The Republican leadership in one of Florida’s biggest counties passed a resolution Monday night condemning the Florida School Boards Association and other groups for filing suit against the state’s tax credit scholarship program and potentially snuffing out academic options for nearly 70,000 low-income students.
The strongly-worded resolution by the Republican Executive Committee in Duval County, a conservative stronghold that includes the city of Jacksonville, calls on all registered Republicans to stand in opposition to the suit. It also urges those elected to serve on school boards to “take all appropriate measures to force the Florida School Boards Association to remove itself as a litigant.”
“They’re denying children an opportunity to get a good education and they’re doing it strictly for dollars,” Rick Hartley, chairman of the Republican Party of Duval County, told redefinED. “They’re fighting over dollars and they don’t care about the kids. That’s not appropriate.”
The move in Duval is the latest example of pushback following the suit’s filing on Aug. 28. Florida’s 13-year-old tax credit scholarship program is the largest private school choice program in the nation, with 67,000 students enrolled this fall, nearly 70 percent of them black or Hispanic. Evidence shows the students tended to be the lowest performers in the public schools they left behind.
In the suit’s aftermath, state Sen. John Legg, R-Trinity, a key education leader with a reputation for listening to all sides, declined to accept the FSBA’s “Legislator of the Year” award; state Sen. Jack Latvala, R-Clearwater, a moderate with close ties to teachers unions, expressed concern about the potential displacement of low-income students; and a handful of local school board members around the state penned newspaper op-eds denouncing it.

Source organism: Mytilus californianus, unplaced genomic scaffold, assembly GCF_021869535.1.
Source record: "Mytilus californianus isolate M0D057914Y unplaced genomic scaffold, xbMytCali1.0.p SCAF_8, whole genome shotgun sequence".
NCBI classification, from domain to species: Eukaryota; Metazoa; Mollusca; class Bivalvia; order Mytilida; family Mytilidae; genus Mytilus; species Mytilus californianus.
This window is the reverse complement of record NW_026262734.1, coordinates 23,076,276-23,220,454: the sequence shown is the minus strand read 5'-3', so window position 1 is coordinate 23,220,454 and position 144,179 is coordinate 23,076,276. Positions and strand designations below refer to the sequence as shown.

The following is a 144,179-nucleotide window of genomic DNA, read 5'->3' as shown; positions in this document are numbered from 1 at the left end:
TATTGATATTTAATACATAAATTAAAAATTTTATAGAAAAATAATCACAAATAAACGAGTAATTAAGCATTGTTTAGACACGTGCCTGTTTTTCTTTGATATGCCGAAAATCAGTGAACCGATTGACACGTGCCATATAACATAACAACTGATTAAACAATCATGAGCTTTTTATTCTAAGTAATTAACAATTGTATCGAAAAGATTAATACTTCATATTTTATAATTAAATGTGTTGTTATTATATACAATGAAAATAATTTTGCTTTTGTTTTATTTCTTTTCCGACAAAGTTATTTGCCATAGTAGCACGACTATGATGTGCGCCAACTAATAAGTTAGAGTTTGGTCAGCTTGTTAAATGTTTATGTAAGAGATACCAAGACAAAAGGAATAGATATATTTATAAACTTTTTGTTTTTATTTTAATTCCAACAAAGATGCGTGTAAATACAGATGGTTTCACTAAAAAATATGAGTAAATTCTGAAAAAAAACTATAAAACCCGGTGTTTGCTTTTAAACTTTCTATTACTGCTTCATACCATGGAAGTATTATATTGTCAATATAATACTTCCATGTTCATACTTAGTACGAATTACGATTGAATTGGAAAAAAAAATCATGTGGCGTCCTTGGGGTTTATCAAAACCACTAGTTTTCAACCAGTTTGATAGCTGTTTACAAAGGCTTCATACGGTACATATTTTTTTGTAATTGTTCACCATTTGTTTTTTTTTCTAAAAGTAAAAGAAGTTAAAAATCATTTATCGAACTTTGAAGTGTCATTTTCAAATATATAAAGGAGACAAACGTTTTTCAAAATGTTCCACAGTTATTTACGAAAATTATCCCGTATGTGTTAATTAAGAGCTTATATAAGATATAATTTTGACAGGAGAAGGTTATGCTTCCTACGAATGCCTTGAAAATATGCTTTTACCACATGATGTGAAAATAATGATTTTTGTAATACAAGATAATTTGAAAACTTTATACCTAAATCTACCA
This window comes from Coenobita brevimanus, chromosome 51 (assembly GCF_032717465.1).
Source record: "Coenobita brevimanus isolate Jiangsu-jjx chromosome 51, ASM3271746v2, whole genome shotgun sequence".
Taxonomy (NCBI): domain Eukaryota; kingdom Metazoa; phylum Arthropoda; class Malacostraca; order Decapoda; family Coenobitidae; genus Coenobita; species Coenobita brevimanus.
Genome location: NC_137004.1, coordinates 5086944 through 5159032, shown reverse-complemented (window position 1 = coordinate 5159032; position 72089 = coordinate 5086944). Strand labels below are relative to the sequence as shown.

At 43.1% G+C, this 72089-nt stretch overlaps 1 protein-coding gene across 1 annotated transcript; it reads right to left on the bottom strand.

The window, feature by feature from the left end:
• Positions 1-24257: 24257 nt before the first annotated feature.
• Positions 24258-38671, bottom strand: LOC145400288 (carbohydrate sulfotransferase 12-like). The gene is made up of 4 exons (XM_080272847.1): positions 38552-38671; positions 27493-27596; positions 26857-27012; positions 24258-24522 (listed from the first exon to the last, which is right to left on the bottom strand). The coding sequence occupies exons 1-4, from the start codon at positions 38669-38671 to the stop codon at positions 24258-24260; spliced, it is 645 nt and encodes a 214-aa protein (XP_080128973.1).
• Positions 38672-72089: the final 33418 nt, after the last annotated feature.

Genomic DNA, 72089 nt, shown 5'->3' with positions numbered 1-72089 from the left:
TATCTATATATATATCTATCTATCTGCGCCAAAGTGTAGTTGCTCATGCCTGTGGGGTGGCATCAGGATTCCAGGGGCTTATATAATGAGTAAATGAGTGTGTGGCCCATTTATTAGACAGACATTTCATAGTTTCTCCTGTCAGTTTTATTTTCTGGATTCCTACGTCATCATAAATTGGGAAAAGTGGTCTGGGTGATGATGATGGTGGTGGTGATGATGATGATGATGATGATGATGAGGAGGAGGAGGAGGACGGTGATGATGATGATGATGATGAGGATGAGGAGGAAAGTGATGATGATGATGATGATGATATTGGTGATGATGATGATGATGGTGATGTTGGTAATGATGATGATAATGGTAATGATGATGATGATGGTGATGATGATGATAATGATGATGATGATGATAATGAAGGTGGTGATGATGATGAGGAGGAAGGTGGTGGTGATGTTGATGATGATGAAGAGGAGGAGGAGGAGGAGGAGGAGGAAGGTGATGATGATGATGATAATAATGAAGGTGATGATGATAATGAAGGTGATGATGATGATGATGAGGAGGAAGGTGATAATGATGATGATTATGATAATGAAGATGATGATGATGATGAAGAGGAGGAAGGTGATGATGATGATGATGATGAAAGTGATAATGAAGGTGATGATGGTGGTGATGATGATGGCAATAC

Duval isn’t the only county where Republican leaders are taking action. Last week, the executive board of the REC in neighboring, suburban Clay County passed a similar resolution, which will go before the full membership next week. Leslie Dougher, who heads the Clay REC, is also chairwoman of the Republican Party of Florida.
Hartley, the Duval chair, said he hopes the resolution in Duval sparks a debate on the school board, and forces members to state whether they are for or against the lawsuit. One member, Jason Fischer, has criticized it; two other members, Becki Couch and Paula Wright, are in FSBA leadership positions. Two weeks ago, the board dodged Fischer’s attempt to force a vote on the suit, but he said he would try again later this month.
The resolution “will help the public learn about the positions their school board members are taking,” Hartley said. “We will record the votes. And when they vote against the children, it will help us get rid of some of the sitting members.”